THE passive income package of the Comprehensive Tax Reform Program (CTRP) was introduced in the House of Representatives on Wednesday, with the senior legislator sponsoring the measure into plenary touting the need to complete the overhaul of the tax system started by the previous administration.

Albay Rep. Jose Ma. Clemente S. Salceda, chairman of the ways and means committee, said in his sponsorship speech: “If we are able to enact this package as proposed, we will complete the Comprehensive Tax Reform (CTRP), one of the largest tax reform programs of any country in the world.”

The package proposes to simplify the methods of taxing passive income by reducing the rates applicable to such income and harmonizing most of the rates at 15%. The package also proposes a gross receipts tax on bank, quasi-bank and other non-bank financial intermediary income of 5%, a premium tax of 2%, and a stock transaction tax of 0.1%.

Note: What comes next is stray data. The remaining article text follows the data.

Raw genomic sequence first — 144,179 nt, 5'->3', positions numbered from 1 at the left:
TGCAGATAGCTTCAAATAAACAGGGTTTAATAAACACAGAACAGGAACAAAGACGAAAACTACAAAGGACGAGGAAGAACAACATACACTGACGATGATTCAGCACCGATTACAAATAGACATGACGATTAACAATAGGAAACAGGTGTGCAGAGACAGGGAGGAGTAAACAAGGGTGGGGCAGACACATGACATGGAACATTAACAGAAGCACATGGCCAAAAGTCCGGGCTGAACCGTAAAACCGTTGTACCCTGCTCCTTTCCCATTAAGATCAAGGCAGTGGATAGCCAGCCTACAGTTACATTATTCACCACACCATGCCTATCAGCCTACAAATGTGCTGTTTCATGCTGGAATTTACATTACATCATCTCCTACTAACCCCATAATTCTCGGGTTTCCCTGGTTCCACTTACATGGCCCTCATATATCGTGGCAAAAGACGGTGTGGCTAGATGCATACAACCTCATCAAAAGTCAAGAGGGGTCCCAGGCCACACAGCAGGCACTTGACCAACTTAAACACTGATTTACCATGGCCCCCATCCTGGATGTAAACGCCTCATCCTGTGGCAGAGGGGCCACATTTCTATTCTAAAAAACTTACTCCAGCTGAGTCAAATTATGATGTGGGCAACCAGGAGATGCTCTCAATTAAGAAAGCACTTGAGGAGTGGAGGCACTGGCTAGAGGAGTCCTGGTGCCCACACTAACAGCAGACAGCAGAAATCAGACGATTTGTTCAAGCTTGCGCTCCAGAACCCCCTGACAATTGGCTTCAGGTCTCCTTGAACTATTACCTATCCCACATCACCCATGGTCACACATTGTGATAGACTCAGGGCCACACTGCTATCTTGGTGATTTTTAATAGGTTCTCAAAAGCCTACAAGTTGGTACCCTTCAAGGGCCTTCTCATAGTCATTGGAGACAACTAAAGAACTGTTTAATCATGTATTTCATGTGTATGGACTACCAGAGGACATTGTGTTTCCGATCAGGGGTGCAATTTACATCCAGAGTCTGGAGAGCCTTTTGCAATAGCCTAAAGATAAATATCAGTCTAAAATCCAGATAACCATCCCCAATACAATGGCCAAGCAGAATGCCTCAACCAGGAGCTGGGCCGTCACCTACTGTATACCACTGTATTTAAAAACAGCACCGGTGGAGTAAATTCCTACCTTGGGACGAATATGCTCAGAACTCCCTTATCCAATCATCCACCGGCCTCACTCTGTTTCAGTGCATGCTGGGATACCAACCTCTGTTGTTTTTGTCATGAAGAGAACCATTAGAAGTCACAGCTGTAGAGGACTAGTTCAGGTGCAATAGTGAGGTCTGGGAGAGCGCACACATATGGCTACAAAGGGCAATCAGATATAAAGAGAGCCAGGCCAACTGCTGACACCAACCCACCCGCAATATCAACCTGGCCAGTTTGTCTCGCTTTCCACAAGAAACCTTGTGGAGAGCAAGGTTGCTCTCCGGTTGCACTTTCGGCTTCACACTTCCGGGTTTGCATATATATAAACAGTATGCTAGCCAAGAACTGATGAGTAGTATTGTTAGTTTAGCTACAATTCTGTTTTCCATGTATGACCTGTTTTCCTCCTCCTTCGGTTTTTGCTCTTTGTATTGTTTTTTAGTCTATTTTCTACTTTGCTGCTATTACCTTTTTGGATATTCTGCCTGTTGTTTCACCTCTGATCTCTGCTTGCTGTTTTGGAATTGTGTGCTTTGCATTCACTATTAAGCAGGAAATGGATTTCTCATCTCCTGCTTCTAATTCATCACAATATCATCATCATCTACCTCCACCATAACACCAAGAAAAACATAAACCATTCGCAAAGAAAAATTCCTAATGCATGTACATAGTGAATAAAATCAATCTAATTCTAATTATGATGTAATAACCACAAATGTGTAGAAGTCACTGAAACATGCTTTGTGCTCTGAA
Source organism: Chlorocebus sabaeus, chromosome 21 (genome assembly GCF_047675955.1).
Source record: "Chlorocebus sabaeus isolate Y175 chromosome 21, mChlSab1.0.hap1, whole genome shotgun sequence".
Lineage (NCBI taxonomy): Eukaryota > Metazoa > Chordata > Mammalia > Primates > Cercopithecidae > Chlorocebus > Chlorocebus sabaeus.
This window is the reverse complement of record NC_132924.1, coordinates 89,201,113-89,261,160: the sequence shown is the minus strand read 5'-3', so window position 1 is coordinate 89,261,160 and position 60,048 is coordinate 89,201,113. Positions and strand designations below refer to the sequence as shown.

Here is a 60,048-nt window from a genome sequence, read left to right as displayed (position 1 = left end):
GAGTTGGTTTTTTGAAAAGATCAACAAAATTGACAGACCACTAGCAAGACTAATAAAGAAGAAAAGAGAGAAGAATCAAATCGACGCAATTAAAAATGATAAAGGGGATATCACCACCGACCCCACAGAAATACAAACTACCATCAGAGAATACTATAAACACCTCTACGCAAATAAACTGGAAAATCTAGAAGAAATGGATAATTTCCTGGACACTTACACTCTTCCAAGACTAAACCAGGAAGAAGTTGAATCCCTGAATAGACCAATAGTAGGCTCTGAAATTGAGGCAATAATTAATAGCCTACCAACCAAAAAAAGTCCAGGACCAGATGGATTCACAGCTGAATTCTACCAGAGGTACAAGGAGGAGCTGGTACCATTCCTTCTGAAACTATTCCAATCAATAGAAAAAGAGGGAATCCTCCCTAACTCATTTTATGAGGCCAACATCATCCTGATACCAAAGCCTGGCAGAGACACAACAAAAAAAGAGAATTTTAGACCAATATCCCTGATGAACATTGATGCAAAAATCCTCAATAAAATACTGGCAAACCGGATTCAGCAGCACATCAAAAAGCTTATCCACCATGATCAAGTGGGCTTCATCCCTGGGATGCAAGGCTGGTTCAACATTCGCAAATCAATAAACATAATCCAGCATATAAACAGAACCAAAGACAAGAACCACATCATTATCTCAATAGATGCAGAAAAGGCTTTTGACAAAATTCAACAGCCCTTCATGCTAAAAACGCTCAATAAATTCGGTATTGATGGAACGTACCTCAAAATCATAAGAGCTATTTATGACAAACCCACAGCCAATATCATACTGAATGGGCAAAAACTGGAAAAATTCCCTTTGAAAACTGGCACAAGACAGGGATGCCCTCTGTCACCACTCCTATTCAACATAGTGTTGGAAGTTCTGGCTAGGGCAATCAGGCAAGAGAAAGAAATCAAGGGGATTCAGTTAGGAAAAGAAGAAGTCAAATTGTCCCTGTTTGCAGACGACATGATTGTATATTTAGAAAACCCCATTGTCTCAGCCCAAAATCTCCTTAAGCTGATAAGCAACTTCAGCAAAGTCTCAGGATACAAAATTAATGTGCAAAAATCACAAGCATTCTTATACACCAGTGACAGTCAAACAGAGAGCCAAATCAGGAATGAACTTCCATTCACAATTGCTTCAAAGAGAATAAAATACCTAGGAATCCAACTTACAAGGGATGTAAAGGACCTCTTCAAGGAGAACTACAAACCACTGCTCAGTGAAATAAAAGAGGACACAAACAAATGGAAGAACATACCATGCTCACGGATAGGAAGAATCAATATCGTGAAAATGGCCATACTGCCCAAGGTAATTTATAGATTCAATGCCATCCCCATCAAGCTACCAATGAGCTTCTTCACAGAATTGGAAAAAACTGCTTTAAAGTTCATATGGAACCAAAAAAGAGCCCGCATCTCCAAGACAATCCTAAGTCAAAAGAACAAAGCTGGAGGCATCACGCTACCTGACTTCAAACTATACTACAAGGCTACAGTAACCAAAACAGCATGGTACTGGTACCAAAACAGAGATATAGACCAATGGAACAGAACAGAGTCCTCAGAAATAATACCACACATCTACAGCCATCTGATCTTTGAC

It also rationalizes the documentary stamp tax (DST) regime by imposing a single rate on the original issue of shares and units of participation for collective investment schemes.

The reform package will also remove the DST on documents required for visas, job applications, and other routine transactions, repeal the exemption of foreign currency deposits from interest income tax, and remove the excise tax exemption of pick up-trucks.

“All in all, this measure will gain P30 billion for the government in 2023,” Mr. Salceda said.

“The program, I am proud to say, is now a case study for model reforms and best practices in Harvard University,” he added.

The CTRP was declared a priority measure by President Ferdinand R. Marcos, Jr. in his State of the Nation Address on July 25.

Nueva Ecija Rep. Mikaela Angela B. Suansing said that the House committee believes that the tax reform can attract investment and lead to the creation of better jobs, improving government revenue streams over the long term.

She added that approval of the measure will promote the development of the capital markets and upgrade tax administration. — Kyanna Angela Bulan